I thought I'd show one or two of the dolls I've been busy with over the past month or so. I didn't manage to take photos of all of them, as I had to whisk them off to their owners pretty sharpish (working to a deadline is not one of my natural strengths). I'm very much enjoying making them and when they're finished I pat them and fuss with them and sometimes give them a little cuddle. (Good grief, what an admission to make! I am probably certifiable, but generally harmless). I've had some great feedback from my friends though, one said her niece was taking the dolly to bed, which I think is the finest compliment I can get.
I've noticed I'm developing a definite doll-making style. I can't help but make a little knitted corsage for most of the doll, and always feel it necessary to give the doll "big hair". I have made a straight haired blonde doll, but for me it just wasn't the same as making a curly-girly! The next doll I shall make will have different feet though, Jenny's new ones have feet you could slip a shoe on, this would be a definite improvement to the dolls I make.
Anyway, the brown haired girl went to my friend's granddaughter this weekend, and I'm not sure what the little girl has named her, but the one below was given to my youngest one, as she fell in love with the red hair when I was making her. We've called her Aishling, after the lovely Christy Moore song.
Also this January I've set myself the task of learning a few new recipes. Seeing as I have a certain avoir du poids ce moment I haven't been baking as much as usual. Well, apart from that carrot cake I made the other Sunday, oh, and that cheesecake I made when Sarah came a-visiting. Well, okay then, I have been doing a fair amount of baking, but some of this baking has been sickeningly virtuous.
The cake that looks a little like malt loaf or tea bread below is actually made from All-Bran and contains no egg or fat. No, don't say "yuck" it's actually jolly nice, does taste somewhat like an old-fashioned malt loaf, is a doddle to make. I like it spread thickly with butter. There really is no hope for me. Oh, and if you eat the cake neat, there are no more calories per slice than a bowl of cereal with raisins. Here's the recipe.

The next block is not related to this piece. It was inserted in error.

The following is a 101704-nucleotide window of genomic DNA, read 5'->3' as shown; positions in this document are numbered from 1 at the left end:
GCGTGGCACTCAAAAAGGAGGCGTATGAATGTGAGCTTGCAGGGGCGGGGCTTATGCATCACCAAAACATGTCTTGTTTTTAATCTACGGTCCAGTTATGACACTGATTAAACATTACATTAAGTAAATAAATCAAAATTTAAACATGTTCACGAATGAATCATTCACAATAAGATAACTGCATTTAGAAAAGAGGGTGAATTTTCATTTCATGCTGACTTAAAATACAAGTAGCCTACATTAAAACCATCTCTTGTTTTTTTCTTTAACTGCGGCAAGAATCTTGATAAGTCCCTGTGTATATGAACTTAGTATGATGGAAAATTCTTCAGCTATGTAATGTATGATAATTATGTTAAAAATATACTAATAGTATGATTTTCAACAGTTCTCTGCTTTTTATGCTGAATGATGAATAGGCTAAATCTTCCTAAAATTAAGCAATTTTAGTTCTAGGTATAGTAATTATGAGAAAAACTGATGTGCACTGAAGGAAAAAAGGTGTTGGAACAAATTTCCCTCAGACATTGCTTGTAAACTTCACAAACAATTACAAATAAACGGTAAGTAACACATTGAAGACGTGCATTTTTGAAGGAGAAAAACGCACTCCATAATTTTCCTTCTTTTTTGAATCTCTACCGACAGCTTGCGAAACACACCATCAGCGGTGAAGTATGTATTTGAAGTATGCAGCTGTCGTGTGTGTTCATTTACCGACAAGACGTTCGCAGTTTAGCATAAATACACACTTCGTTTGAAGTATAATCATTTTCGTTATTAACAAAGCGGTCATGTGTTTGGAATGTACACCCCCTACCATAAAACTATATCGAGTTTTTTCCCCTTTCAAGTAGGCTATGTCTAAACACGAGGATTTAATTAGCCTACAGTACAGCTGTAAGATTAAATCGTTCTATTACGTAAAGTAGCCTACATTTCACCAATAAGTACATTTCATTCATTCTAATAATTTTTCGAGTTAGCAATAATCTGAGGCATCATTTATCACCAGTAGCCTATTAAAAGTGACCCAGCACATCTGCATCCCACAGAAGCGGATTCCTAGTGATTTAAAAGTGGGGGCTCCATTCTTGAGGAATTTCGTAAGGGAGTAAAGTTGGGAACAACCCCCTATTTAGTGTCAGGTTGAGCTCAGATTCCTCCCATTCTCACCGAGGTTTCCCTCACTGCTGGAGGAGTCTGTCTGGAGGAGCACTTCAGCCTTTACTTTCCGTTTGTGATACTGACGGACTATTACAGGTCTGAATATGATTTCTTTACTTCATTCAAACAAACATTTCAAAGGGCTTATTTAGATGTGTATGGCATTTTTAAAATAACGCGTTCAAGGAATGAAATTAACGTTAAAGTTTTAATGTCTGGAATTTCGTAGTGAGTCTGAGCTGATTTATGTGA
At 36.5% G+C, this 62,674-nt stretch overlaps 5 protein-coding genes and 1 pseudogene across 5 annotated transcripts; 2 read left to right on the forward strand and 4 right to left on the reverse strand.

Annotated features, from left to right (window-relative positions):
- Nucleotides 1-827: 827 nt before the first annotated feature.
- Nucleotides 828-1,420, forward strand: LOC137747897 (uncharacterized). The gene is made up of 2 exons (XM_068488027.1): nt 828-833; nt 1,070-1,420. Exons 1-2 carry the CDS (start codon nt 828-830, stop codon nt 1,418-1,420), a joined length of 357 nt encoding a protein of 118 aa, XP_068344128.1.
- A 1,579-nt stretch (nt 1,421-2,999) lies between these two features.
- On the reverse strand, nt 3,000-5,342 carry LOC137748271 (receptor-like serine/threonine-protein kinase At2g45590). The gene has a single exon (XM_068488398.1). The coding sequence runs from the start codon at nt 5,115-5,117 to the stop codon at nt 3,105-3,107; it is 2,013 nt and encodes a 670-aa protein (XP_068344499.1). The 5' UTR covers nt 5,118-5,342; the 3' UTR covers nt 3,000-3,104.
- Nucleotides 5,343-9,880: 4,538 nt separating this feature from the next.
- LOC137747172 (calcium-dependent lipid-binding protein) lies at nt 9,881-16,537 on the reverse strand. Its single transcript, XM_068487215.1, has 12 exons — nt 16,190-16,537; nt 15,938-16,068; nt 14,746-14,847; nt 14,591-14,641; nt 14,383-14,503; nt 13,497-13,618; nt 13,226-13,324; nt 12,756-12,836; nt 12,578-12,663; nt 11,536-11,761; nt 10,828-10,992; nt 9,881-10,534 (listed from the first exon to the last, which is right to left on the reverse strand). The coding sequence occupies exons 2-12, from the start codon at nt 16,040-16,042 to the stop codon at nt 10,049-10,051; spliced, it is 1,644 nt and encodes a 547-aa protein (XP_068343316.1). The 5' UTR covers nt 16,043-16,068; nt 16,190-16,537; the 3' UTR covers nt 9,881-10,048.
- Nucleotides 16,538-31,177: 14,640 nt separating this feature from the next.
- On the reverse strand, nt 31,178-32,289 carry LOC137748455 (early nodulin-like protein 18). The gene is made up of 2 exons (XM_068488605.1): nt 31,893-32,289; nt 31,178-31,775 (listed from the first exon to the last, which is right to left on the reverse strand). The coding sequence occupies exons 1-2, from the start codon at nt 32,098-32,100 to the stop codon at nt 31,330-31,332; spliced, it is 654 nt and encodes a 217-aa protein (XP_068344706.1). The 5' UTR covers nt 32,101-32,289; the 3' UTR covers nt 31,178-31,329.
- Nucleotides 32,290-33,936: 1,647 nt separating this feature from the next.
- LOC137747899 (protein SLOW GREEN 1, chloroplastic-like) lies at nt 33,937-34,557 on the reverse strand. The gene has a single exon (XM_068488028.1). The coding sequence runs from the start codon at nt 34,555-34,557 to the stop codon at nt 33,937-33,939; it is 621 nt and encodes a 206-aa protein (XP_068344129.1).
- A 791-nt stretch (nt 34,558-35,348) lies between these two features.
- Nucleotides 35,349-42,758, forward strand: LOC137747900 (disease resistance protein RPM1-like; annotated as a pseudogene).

4 oz All-Bran
5 oz caster sugar
10 oz dried fruit
1/2 pint milk
4 oz self-raising flour
Put All-bran, sugar and dried fruit into a bowl and mix well together
Stir in milk and leave for at least 30 minutes
Sieve in flour, mixing well and pour mixture into a well greased 2 lb loaf tin.
Bake in oven at 180c for about 1 hour.
Next up I've been trying out new recipes for various stews and casseroles. I don't know about you, but I developed a stew recipe years ago and I've pretty much stuck to it. I do so many slow braises and stews in the winter-time and it was all becoming a bit same-y so I thought I'd have a go at something a little different. I can highly recommend the Blessed Delia of the Mispronunciation's Beef in Designer Beer, and also Hugh Fearnley Whittingstall's Savoury Beef Cobbler and Chicken in Cider with Rosemary Dumplings. I shall link to a page where the nation's favourite gentleman farmer has waxed lyrical about stews and pies, a nice read, good recipes, with the added bonus of a picture of the man himself...I find him personally quite charming.
Oh, and talking of photos, here's a picture of the aforementioned Beef Cobbler, looks quite similar to the one on Hugh's page. Am I the only person in the world whose food looks rarely like the picture in the cookbook? I imagine this is because I am a bit of a sloppy worker. Well I think that's enough for today! Anon, gentle reader and happy housewifery to you!